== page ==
Gore's speech was notable for being funny; the first few minutes were mostly jokes about the 2000 election -- how Gore went to sleep counting and recounting sheep, or how he was the first person laid off under George W. Bush. The stress in his speech was internationalism and environmentalism, and he lauded Kerry's environmental record. Carter had the role of elder statesman, and while his voice was a little slurred at times, he gave an evocative talk about human rights and how the White House squandered the goodwill it had after the 9/11 attacks. HRC's speech was strident, with a focus on the health care crisis and about leadership, and it led into Bill Clinton's long and amusing oration. The former president used the device of showing the difference between the parties again and again, showing the Democratic policies in a good light, while pointing out the flaws in the Republican view. I really liked his point about the unfairness of the tax breaks under Bush; when he said that he considered sending Bush and the congress a thank you note about the cuts for the top 1% but then realized that those cuts were financed by raiding the social security surplus and borrowing money from abroad, I was hooting and hollering down on my futon.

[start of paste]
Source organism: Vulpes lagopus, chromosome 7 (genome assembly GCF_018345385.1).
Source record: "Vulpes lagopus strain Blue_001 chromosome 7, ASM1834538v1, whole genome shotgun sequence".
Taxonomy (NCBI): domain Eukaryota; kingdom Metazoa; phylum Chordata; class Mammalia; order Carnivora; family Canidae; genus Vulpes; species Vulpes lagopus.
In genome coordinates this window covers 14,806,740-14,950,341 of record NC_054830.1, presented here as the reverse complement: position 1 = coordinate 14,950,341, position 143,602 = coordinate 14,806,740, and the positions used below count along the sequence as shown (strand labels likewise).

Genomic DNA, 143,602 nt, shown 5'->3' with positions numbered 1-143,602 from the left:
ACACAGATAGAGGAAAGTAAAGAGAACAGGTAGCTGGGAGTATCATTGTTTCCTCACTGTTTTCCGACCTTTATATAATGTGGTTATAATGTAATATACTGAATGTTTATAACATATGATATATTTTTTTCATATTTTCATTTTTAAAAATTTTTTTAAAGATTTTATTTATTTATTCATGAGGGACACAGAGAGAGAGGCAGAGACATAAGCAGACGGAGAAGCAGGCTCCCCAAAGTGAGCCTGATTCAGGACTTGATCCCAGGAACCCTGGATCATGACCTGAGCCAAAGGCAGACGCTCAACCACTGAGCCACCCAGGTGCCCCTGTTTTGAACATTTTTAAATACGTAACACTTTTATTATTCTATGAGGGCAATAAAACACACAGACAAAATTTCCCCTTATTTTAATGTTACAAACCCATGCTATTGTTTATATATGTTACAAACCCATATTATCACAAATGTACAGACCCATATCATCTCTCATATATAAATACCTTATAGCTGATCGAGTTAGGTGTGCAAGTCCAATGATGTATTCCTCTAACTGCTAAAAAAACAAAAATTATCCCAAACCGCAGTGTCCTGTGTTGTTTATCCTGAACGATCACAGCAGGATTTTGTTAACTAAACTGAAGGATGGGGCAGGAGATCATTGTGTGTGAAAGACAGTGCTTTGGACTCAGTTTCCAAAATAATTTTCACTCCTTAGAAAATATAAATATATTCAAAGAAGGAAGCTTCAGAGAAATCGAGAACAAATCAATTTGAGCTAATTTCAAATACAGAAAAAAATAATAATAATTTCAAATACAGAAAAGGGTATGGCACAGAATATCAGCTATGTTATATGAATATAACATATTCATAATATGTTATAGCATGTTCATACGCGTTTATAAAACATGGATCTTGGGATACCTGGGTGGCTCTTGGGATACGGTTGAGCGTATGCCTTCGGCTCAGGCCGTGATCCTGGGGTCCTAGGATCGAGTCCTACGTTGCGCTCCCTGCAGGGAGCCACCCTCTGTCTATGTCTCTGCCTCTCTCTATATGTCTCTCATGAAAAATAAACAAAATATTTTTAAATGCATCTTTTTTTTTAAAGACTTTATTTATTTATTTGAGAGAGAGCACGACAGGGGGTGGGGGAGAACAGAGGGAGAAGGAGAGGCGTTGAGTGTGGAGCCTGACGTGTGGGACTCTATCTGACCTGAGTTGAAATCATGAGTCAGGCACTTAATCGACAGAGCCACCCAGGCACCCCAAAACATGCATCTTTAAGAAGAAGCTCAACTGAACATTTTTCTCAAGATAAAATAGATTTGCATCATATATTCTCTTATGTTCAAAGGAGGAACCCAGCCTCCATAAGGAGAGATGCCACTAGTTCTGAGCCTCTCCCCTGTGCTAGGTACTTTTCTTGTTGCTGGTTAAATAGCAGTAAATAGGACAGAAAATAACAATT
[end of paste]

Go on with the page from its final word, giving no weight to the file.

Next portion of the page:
Salon's got a good article on the first night at http://www.salon.com/news/feature/2004/07/27/clinton/index.html. Their writers do a better job than me at analyzing the role of the speeches. However, in my role as a partisan fan, they did a great job in getting me more excited about the race, and I'm eager to see what else will come up by the end of the week.